Cover image for I was a third grade spy
I was a third grade spy
Auch, Mary Jane.
Personal Author:
First edition.
Publication Information:
New York : Holiday House, [2001]

Physical Description:
87 pages : illustrations ; 23 cm
When Brian's dog Arful suddenly begins talking, Brian and his two friends send the dog to find out what their classmates are planning for the school talent show.
Reading Level:
510 Lexile.
Program Information:
Accelerated Reader AR LG 3.3 2.0 50945.

Reading Counts RC 3-5 3.4 5 Quiz: 25186 Guided reading level: N.
Added Author:
Format :


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Competition at a school science fair is taken to the extreme.Believe it or not-and you better believe it-Josh's dog Arful can talk! This is very useful to Josh and his pals who want to win the school talent contest. First the boys have to find out what the girls are planning for the contest. That's when they send Arful to get an earful by spying on the girls. Just wait until show time to see what Arful the spy uncovers.

Author Notes

As a child, Mary Jane Auch loved books and read constantly. Her interest in drawing began as a child and continued through high school. She went on to become an art major at Skidmore College. After graduation, Auch went for New York City, but after a year of designing prints for men's pajamas, she decided she wanted to do something more meaningful with her life. She enrolled in the Occupational Therapy program at Columbia University, and worked for some years in a children's hospital near Hartford, Connecticut.

Eventually, Auch began illustrating for Pennywhistle Press, a national children's newspaper, which led to an interest in illustrating children's books. In the summer of 1984, Auch took a week-long children's writing conference on Cape Cod. Auch finally knew that she wanted to a writer when an instructor told her that sometimes artists find they can paint better pictures with words.

She began sending manuscripts to publishers, writing four novels before she sold the first one. She then sold a second book to another publisher the same week. She continued writing books for older kids, abandoning her dream of illustrating for a while. After writing nine books, she wrote and illustrated The Easter Egg Farm, and has done both ever since.

(Bowker Author Biography)

Reviews 3

Booklist Review

Gr. 2^-4. In I Was a Third Grade Science Fair Project (1998), Brian "Brain" , Josh, and Dougie try to hypnotize Arful the dog into believing he's a cat. But the project misfires, and Josh actually becomes a cat. Even more startling, Arful begins to speak. This hilarious sequel retraces some of the science-fair exploits and launches into the new challenge, a talent contest. The boys must come up with a routine to best their nemesis, Emily Venable. That's when Arful becomes a spy, sneaking into the girls' planning meetings and reporting back to the boys, with plenty of funny misunderstandings. Arful's secret is finally revealed during the show with laugh-out-loud consequences, including gentle mockery of the school principal. Narrated in alternating chapters by Josh and Arful, this lively, intermediate chapter book is a good choice for introducing readers to the notion of multiple points of view; speaker icons at the bottom of each page reinforce help readers keep track. Illustrations by Herm Auch are scattered throughout the book. --Gillian Engberg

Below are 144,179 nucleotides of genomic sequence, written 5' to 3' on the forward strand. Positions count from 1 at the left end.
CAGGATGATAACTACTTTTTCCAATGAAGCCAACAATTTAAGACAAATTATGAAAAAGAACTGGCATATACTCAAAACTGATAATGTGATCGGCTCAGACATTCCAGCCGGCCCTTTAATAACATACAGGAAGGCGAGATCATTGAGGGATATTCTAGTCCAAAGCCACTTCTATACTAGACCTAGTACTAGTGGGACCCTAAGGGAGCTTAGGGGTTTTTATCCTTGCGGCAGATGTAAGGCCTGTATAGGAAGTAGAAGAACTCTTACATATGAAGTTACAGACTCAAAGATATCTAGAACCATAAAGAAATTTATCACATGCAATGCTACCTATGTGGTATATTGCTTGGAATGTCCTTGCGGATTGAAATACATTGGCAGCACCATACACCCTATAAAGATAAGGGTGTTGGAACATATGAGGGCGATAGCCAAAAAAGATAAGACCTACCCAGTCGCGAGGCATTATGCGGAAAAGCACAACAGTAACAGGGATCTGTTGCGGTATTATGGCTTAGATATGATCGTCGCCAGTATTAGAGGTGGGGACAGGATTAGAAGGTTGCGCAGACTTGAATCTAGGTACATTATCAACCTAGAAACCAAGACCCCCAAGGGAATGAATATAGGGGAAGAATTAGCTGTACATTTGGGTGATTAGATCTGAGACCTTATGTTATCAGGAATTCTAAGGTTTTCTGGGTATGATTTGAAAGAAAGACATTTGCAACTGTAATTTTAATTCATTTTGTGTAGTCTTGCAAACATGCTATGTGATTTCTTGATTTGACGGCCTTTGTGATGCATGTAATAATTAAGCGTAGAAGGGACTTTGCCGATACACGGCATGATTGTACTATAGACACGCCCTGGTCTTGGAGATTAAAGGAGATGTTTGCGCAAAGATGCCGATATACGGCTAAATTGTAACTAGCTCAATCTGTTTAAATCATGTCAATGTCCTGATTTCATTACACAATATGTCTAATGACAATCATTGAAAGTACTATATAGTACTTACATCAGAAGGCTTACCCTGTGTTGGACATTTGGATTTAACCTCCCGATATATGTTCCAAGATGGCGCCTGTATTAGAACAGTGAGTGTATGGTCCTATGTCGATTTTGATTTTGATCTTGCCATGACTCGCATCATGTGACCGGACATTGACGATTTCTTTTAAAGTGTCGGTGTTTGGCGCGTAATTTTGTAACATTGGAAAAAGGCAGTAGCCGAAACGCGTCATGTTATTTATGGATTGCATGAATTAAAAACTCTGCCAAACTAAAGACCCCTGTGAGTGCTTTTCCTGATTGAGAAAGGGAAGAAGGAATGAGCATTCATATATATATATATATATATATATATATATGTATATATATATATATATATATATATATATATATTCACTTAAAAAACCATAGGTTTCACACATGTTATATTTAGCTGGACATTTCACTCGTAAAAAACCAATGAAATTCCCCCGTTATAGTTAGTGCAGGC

Publisher's Weekly Review

After Josh was hypnotized into thinking he was a cat in I Was a Third Grade Science Fair Project, in this sequel his dog, Artful, can talk. The canine's ability to report back on the doings of their nemesis, Emily, has its uses. Ages 7-10. (Jan.) (c) Copyright PWxyz, LLC. All rights reserved

School Library Journal Review

Gr 2-4-A perfectly silly sequel to Auch's hilarious I Was a Third Grade Science Project (Holiday, 1998). This book immediately engages readers with a laugh and a bit of a shock-the first chapter is narrated by Arful the dog. In the earlier title, his owner, Brian "the Brain," and his friends tried to hypnotize Arful into thinking he was a cat, but it was Josh who developed a taste for raw fish, instead. Here, Josh is returned to normal, but Arful can talk. Many short and entertaining scenes ensue as the boys try to win the upcoming talent show and send the dog to spy on the competition. The canine's perceptions and worldview, shared for the first time because of his new vocabulary, provide most of the laughs. The short chapters are narrated alternately by Josh and Arful with postage-stamp-sized illustrations at the beginning of each chapter indicating whose turn it is to "speak." The pace of the story suits the audience and the genre, and the language is well balanced throughout. This title will be a welcome addition to any collection looking for more funny, easy chapter books.-Piper L. Nyman, Fairfield/Suisun Community Library, Fairfield, CA (c) Copyright 2010. Library Journals LLC, a wholly owned subsidiary of Media Source, Inc. No redistribution permitted.

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